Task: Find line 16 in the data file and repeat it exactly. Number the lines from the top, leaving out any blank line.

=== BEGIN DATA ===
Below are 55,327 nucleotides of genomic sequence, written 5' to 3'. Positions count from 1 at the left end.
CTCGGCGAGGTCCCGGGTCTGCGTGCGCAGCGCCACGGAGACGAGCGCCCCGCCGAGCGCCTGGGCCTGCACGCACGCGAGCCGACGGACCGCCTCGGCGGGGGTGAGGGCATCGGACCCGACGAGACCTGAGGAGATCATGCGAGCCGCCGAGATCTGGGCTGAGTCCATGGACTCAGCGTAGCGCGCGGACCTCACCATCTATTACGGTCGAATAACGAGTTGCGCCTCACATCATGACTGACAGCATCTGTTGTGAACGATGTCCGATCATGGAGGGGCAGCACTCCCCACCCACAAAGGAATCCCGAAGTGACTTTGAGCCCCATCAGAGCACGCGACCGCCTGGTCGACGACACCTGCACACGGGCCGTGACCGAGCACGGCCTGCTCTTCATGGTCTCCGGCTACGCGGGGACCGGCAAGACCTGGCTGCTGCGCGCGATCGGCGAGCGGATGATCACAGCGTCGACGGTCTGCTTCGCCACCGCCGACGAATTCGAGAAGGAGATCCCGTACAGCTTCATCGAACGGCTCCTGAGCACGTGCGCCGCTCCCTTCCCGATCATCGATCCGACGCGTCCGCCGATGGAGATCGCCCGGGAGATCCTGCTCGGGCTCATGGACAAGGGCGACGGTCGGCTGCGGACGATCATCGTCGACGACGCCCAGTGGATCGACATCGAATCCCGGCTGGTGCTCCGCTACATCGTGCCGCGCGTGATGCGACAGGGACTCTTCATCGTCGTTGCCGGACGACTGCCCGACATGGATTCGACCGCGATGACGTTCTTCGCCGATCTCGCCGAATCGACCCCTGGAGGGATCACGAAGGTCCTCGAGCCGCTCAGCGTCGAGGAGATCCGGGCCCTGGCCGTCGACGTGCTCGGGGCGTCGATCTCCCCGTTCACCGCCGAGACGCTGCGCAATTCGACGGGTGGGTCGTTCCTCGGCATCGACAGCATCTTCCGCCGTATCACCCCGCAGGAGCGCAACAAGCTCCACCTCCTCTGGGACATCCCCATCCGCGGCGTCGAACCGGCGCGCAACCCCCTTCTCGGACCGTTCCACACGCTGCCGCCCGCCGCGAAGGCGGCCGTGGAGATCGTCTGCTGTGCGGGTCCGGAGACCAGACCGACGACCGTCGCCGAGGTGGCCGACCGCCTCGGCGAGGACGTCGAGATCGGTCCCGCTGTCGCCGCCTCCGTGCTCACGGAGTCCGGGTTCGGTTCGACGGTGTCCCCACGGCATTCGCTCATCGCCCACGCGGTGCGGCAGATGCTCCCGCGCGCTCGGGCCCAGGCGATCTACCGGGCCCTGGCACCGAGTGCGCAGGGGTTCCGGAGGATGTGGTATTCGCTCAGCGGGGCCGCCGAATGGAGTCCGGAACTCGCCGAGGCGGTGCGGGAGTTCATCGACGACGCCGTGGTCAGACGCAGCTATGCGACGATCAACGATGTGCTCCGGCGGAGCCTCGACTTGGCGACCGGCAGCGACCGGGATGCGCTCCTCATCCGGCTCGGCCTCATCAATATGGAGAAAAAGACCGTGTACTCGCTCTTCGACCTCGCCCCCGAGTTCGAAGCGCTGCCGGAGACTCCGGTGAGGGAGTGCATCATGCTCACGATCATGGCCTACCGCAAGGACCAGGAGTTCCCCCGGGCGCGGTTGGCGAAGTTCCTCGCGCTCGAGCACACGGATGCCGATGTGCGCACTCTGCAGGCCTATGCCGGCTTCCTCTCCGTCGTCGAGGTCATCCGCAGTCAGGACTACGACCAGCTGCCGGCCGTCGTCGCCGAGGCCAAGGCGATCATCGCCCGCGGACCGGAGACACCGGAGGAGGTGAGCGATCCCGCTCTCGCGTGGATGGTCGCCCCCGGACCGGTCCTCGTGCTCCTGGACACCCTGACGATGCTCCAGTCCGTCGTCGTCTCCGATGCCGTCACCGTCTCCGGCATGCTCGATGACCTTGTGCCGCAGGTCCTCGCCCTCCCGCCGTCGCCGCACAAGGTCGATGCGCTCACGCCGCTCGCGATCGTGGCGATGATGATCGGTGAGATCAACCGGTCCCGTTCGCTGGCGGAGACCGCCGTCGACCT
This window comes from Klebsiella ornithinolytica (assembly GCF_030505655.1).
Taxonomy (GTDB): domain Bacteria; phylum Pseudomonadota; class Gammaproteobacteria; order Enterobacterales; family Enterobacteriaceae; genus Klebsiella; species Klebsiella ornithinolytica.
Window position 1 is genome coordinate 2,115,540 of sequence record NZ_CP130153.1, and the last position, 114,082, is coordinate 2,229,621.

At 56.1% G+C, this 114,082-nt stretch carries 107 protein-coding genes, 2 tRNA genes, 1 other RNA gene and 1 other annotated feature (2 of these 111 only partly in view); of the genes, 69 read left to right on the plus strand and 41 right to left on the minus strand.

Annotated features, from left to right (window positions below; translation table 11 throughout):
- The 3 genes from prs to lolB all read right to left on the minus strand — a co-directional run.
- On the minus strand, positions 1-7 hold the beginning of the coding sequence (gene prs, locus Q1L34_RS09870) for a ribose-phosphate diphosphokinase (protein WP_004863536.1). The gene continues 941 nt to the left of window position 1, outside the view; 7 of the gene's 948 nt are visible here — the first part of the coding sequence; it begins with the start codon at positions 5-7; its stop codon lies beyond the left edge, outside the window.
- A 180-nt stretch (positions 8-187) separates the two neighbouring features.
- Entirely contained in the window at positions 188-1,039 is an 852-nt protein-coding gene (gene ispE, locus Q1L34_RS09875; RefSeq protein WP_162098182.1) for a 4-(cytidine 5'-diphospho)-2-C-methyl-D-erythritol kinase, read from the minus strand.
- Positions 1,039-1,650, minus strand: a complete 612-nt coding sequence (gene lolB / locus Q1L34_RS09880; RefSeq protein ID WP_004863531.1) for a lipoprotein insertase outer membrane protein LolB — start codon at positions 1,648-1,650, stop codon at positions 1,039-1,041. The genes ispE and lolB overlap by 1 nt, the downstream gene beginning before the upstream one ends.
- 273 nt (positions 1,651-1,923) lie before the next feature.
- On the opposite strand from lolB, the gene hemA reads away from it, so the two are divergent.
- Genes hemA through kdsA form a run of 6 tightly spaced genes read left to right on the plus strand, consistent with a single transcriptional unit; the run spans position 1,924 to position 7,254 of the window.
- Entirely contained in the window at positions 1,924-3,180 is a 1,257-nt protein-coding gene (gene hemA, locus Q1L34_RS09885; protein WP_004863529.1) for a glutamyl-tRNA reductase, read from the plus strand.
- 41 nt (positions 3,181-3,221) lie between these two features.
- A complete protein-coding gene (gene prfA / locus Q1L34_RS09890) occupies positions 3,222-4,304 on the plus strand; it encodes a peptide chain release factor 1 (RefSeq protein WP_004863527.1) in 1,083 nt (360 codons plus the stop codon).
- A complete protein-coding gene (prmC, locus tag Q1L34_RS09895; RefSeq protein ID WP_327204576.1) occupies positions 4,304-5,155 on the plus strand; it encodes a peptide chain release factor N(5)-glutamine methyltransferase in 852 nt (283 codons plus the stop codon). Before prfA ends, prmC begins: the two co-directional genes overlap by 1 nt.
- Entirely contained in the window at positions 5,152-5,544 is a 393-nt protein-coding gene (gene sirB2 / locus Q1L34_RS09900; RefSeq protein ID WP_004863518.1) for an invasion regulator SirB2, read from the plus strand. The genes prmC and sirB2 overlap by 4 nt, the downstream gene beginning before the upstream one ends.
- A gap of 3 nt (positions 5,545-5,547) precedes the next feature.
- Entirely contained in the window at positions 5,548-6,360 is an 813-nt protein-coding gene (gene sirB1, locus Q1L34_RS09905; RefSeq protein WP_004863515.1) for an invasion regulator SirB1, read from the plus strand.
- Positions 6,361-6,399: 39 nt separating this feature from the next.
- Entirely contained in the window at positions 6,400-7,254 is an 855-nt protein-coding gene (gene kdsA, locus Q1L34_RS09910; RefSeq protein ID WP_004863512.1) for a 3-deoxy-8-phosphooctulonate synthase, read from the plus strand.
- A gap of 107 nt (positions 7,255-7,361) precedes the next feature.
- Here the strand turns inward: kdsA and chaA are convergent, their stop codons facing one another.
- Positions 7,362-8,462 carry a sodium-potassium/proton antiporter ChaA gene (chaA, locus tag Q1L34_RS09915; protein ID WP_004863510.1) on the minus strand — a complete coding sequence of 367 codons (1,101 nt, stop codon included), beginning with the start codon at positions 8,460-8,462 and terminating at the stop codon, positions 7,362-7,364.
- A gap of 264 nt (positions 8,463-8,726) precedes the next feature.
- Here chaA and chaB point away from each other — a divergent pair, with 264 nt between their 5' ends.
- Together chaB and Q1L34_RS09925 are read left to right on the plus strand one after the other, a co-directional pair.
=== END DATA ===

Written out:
- Entirely contained in the window at positions 1,924-3,180 is a 1,257-nt protein-coding gene (gene hemA, locus Q1L34_RS09885; protein WP_004863529.1) for a glutamyl-tRNA reductase, read from the plus strand.